2222. Donoghue HD.  Holton J.  Spigelman M. PCR primers that can detect low levels of Mycobacterium leprae DNA. Journal of Medical Microbiology.  50(2):177-82, 2001 Feb.


  There are several specific PCR-based methods to detect Mycobacterium leprae DNA, but the amplicons are quite large. For example, primers that target the 36-kDa antigen gene and are in common diagnostic use yield a 530-bp product. This may be a disadvantage when examining samples in which the DNA is likely to be damaged and fragmented. Therefore, two sets of M. leprae-specific nested primers were designed, based on existing primer pairs which have been shown to be specific for M. leprae. Primers that targeted the 18-kDa antigen gene gave an outer product of 136 bp and inner product of 110 bp. The primers based on the RLEP repetitive sequence yielded a 129-bp outer product and 99-bp nested product. With dilutions of a standard M. leprae killed whole-cell preparation as the source of DNA, both single-stage and nested PCR were performed after optimisation of the experimental conditions. Compared with the 36-kDa antigen gene primers, the 18-kDa antigen gene outer primers were 100-fold more sensitive and the RLEP outer primers were 1000-fold more sensitive. As an illustration of two possible applications of these new primers, positive results were obtained from three skin slit samples from treated lepromatous leprosy patients and three archaeological samples from human remains showing typical leprosy palaeopathology. It was concluded that these new primers are a useful means of detecting M. leprae DNA which is damaged or present at a very low level.


2223. John TJ.  Muliyil J. Care after cure in leprosy. Lancet.  357(9252):313, 2001 Jan 27.


2224.  Kalantri SP. Dr K. V. Desikan gets the Damien-Dutton Award. National Medical Journal of India.  14(1):61, 2001 Jan-Feb.


2225. Kim SK.  Dohlman CH. Causes of enlarged corneal nerves. [Review] [81 refs] International Ophthalmology Clinics.  41(1):13-23, 2001 Winter.


2226. Marques MA.  Ant nio VL.  Sarno EN.  Brennan PJ.  Pessolani MC. Binding of alpha2-laminins by pathogenic and non-pathogenic mycobacteria and adherence to Schwann cells. Journal of Medical Microbiology.  50(1):23-8, 2001 Jan.


  The ability of Mycobacterium leprae to specifically bind alpha2-laminins of Schwann cells has been described recently as being an important property of the leprosy bacillus, which could explain the neural tropism of M. leprae. Therefore, the extent of the expression of alpha2-laminin-binding properties among mycobacteria was investigated. In an ELISA-based assay, all three species of Mycobacterium tested (M. tuberculosis, M. chelonae and M. smegmatis) expressed laminin-binding capacity, suggesting that the ability to bind alpha2-laminins is conserved within the genus Mycobacterium. This report also demonstrated that not only M. leprae but all the mycobacterial species tested readily interacted with the ST88-14 cells, a human schwannoma cell line, and that the addition of soluble alpha2-laminins significantly increased their adherence to these cells. These results failed to demonstrate the presence in M. leprae of a unique system based on alpha2-laminins for adherence to Schwann cells.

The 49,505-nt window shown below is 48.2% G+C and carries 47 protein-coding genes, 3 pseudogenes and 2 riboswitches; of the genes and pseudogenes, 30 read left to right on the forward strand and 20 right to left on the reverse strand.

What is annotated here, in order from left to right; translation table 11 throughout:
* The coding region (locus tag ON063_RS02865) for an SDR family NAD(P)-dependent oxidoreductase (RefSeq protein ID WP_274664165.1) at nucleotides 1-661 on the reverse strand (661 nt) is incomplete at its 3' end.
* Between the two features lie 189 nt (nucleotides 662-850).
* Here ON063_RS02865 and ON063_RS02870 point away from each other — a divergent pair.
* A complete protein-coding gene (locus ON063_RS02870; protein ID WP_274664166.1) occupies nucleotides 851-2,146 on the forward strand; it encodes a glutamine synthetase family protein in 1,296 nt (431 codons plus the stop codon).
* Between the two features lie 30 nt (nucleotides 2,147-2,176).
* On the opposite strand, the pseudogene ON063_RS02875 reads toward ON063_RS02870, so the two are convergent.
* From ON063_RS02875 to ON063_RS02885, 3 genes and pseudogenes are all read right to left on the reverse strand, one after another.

2227. Moraes MO.  Sampaio EP.  Nery JA.  Saraiva BC.  Alvarenga FB.  Sarno EN. Sequential erythema nodosum leprosum and reversal reaction with similar lesional cytokine mRNA patterns in a borderline leprosy patient. British Journal of Dermatology.  144(1):175-81, 2001 Jan.


  We compare the clinical and histological data with the immunological status of a borderline leprosy patient who experienced an erythema nodosum leprosum (ENL) reaction followed by a reversal reaction (RR) after 12 weeks of anti-inflammatory treatment (pentoxifylline, PTX, 1200 mg daily). Skin biopsies, serum and blood samples were collected sequentially during the reactional episodes. At the outset of RR, the patient's lymphocytes secreted interferon (IFN) -gamma and there was a positive lymphoproliferative test in response to Mycobacterium leprae, which had been absent during ENL. The lepromin reaction reversed from negative (0 mm) at diagnosis, to positive (3 mm) 3 months after the development of RR. Tumour necrosis factor (TNF) -alpha levels in the serum decreased after 1 week of treatment and increased slightly thereafter. The immunohistochemical data for ENL showed a diffuse dermal and hypodermal infiltrate composed of mononuclear cells and neutrophils, while RR was characterized by an epithelioid granulomatous infiltrate with a marked presence of gammadelta T cells. Reverse transcription-polymerase chain reaction showed a mixed cytokine profile characterized by the expression of TNF-alpha, IFN-gamma, interleukin (IL) -6, IL-10 and IL-12 mRNA in the skin, which persisted throughout the development of ENL and RR lesions. IL-4 mRNA, first detected after 7 days of PTX treatment, was still present during RR. The results suggest the emergence of an initial Th0-like cytokine profile in ENL, typical of a state of immunoactivation, before conditions optimal for the appearance of an antigen-specific cell-mediated immune response and gammadelta T-cell migration are created.